The Arrogance of Normal Christianity

In my earlier post, The Arrogance of the Radical Christian, I pointed out the problem of those who call for “radical” and “sold out” Christianity. Under their presuppositions, all those great men of the past who have stood for the faith, subscribed to their views on what it means to be “radical.” In other words, they view men like John Calvin and Charles Spurgeon from their lens of self-centered Christianity thinking that John and Charles just decided one day to stand up and become radical for Jesus, and this is what made them great. Never mind the fact that it is God who calls men to positions that we would label as “great.” Never mind that God equips such men for greatness through the sufferings of the cross. Never mind that it is God’s Spirit working in a person that allows them to do great things for God. This movement is just another manifestation of Arminianism that so plagues the church. If we are small or great for Jesus, it is by His Spirit and grace that we are so, not our own fleshly desires.

The problem with me pointing out the arrogance of this line of thinking is that we fall into the danger of missing our own arrogance as well. Those of us who believe that when we are called to live normal lives for Christ, also struggle with sin of arrogance and pride. I believe this is because of the sinfulness of sin and the flesh. Sin is so deceptive that when we are able to identify sin in one sector of Christianity, we fail to see the sin in our own sector of Christianity. I’m probably falling terribly short of the mark here in making these observations. That is how blinding sin really is. We can be guilty of the very same plank in our own eye, while spotting the speck in our neighbors.

I do know that even though I point out the arrogance of the “radical” calls to faith, I’m guilty of those things as well. Don’t think that for a moment of my 12 years of desiring to be a faithful pastor that I didn’t want the churches where I pastored to be something great for the LORD. I did. I wanted my ministry to have an impact in a big way. I wanted my sermons to be so good that people would download them by the thousands from I wanted to see people come to faith under my preaching and teaching. I wanted all those things. And yes, I would have become the latest cult-of-personality pastor on the scene had God given me that opportunity.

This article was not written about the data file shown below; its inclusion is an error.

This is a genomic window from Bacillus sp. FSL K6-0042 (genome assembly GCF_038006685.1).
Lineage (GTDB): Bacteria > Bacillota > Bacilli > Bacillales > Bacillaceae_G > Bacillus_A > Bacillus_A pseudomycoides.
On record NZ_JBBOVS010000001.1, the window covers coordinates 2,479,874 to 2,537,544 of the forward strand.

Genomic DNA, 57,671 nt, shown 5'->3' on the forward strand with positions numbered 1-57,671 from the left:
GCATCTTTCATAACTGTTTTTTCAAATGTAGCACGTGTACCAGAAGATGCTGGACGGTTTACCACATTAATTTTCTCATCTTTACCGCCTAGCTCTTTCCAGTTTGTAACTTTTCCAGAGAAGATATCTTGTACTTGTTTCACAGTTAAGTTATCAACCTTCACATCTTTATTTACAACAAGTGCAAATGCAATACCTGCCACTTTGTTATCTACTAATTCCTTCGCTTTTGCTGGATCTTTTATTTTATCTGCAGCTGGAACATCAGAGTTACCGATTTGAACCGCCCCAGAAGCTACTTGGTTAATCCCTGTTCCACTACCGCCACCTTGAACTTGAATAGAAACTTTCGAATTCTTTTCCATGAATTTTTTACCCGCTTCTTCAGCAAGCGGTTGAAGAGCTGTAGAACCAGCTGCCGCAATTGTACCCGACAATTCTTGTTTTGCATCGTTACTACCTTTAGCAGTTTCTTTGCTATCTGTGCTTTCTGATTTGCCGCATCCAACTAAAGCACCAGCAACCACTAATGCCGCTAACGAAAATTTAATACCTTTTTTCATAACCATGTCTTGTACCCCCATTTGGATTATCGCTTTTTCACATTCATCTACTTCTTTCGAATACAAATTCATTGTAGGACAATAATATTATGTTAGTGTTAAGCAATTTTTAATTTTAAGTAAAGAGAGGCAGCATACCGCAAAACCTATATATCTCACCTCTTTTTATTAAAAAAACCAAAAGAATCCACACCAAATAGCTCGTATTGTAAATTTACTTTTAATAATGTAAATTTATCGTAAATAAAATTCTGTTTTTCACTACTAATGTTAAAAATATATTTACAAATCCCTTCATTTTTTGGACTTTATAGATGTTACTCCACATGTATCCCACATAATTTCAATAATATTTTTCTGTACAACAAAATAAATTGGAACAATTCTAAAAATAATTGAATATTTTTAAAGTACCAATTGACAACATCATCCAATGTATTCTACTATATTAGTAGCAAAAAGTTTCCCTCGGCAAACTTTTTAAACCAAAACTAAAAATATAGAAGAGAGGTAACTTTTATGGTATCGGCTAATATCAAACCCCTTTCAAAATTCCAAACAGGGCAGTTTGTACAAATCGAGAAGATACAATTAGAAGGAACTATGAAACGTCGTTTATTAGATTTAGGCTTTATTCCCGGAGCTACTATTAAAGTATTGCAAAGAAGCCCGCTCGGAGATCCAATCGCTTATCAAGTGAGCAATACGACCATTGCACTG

Thankfully, He didn’t.

What did happen was that the longer and longer I was in the ministry, the more broken I became. Or maybe it was that I became more aware of my own brokenness. I found that there was less and less of me to give, especially in the pulpit, where I felt closest to God and most used by God.

The unexpected of all of this? It was simply that the more broken I became, the more I realized I had no right to stand in that pulpit on my own account, the better my sermons became. I was a much better preacher because there was less of me. The sermons were much richer, because I was adding less to them. (Please don’t make the mistake of agreeing with me, that I didn’t deserve to be in the pulpit, without realizing the reciprocal truth, you don’t deserve to be in the pews. We are where we are, by God’s grace.)

Please don’t misunderstand. I was studying and preparing for my sermons, as I always had. But the manuscripts were just window dressings by the time I would get to the pulpit.

All it took was the slow grinding away of God’s Spirit in my life over the course of 12 years of ministry. We all know this to be true because we see those preachers who have become seasoned over the years and their sermons get deeper and deeper. The problem we face today is that we think that we can produce such men through popularity and polls instead of through the sufferings of Christ. We think by reading the right book, or attending the right seminary and conference, we can be used by God in a real way.

But the truth is that the only way God will ever use us in a real and lasting way is after He has whittled us down to where nothing is left, except His Spirit. To think it will take anything less than this, is the arrogance that we suffer from in the normal Christian life.


5 thoughts on “The Arrogance of Normal Christianity

  1. Interesting. I agree. Feels good to hear this. I am new to ministry, and exceedingly feeling less deserving of this position, and more aware of my sin than ever. I know that this work is God’s. Thanks for the encouragement in this. God bless you. Thanks for being real.


    • Hi Robbie,
      You are welcome. Glad I could be an encouragement to you. Ministry is hard, sheep bite, etc. You might listen to Voddie Baucham’s sermon via the link at the bottom of The Arrogance of Radical Christianity. He seems to be saying a lot of the same things and helped clarify my thoughts for this post.



  2. (Please don’t make the mistake of agreeing with me, that I didn’t deserve to be in the pulpit, without realizing the reciprocal truth, you don’t deserve to be in the pews. We are where we are, by God’s grace.) Love this!


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